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Monterey in Monterey County, California — The American West (Pacific Coastal)
 

Hippolyte Bouchard Monument

When the Argentine Flag Flew Over Monterey

 

—Cuando la bandera argentina voló sobre Monterey —

 
Hippolyte Bouchard Monument Marker image. Click for full size.
By Alvis Hendley, May 21, 2018
1. Hippolyte Bouchard Monument Marker
New version of the interpretive placard.
Inscription.
(Editor's note: The original marker has been replaced.)

New Marker:
(English Text:)
Hippolyte Bouchard is celebrated in Argentina as a hero and patriot and founder of the Argentine Navy--the equivalent of John Paul Jones in American history. Argentina placed this monument in celebration of his 200th birthday.

Hippolyte Bouchard, a Navy commander in the service of Argentina, was born near St. Tropez, France in 1780. After serving in Napoleon's navy in the war against England, he joined the revolution against Spain in South America. By 1811 he was fighting for the independence of Argentina, Peru and Chile. In 1870 Bouchard launched a daring naval campaign to attack Spanish provinces on a voyage to circumnavigate the world. He blockaded the port of Manila, Philippines, and struck other Spanish ports. After stopping in Hawaii to purchase supplies and hire 80 men, Bouchard set sail with two ships and 360 men for California under the flag of liberated Argentina. ON November 20, 1818, he sailed into Monterey, capital of Spanish Alta California. After firing upon the fort, El Castillo, he demanded the surrender of Monterey to the revolutionary forces. Governor Sola refused and sent the residents to safety inland.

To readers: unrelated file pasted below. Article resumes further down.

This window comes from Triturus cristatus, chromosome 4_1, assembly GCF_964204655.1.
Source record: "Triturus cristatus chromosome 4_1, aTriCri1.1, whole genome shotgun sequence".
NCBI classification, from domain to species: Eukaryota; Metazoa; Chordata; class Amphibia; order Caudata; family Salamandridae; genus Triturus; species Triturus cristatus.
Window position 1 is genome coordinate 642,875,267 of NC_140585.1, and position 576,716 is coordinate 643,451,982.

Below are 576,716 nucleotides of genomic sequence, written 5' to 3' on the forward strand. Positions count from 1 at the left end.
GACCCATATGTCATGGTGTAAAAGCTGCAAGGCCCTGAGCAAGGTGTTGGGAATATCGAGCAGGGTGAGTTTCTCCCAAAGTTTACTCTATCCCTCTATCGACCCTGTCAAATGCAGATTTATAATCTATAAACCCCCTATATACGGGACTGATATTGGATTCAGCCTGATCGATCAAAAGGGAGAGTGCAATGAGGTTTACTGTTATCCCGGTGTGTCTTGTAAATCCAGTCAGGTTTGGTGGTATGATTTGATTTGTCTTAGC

Hippolyte Bouchard Monument and Marker image. Click for full size.
By Alvis Hendley, May 21, 2018
2. Hippolyte Bouchard Monument and Marker
Bouchard's men pulled down the Spanish flag, raised the Argentine flag which flew over Monterey for six days, and ransacked Monterey. After burning the governor's house and storerooms, Bouchard's forces sailed from Monterey to raid Southern California.

(Spanish Text:)
Hipólito Bouchard se celebra en Argentina como un héroe y patriota y fundador de la Armada Argentina, el equivalente de John Paul Jones en la historia de Estados Unidos. Argentina colocó este monumento en celebración de su 200 ° cumpleaños.


Hipólito Bouchard, un comandante de la Marina al servicio de Argentina, nació cerca de St. Tropez, Francia en 1780. Después de servir en la armada de Napoleón en la guerra contra Inglaterra, se unió a la revolución contra España en América del Sur. En 1811 luchaba por la independencia de Argentina, Perú y Chile. En 1870 Bouchard lanzó una atrevida campaña naval para atacar las provincias españolas en un viaje para circunnavegar el mundo. Bloqueó el puerto de Manila, Filipinas, y atacó otros puertos españoles. Después de detenerse en Hawái para comprar suministros y contratar a 80 hombres, Bouchard zarpó con dos barcos y 360 hombres para California bajo la bandera de la Argentina liberada. El 20 de noviembre de 1818, zarpó hacia Monterey, capital de la Alta California
The Original Bouchard Monument Marker image. Click for full size.
By Barry Swackhamer, January 29, 2013
3. The Original Bouchard Monument Marker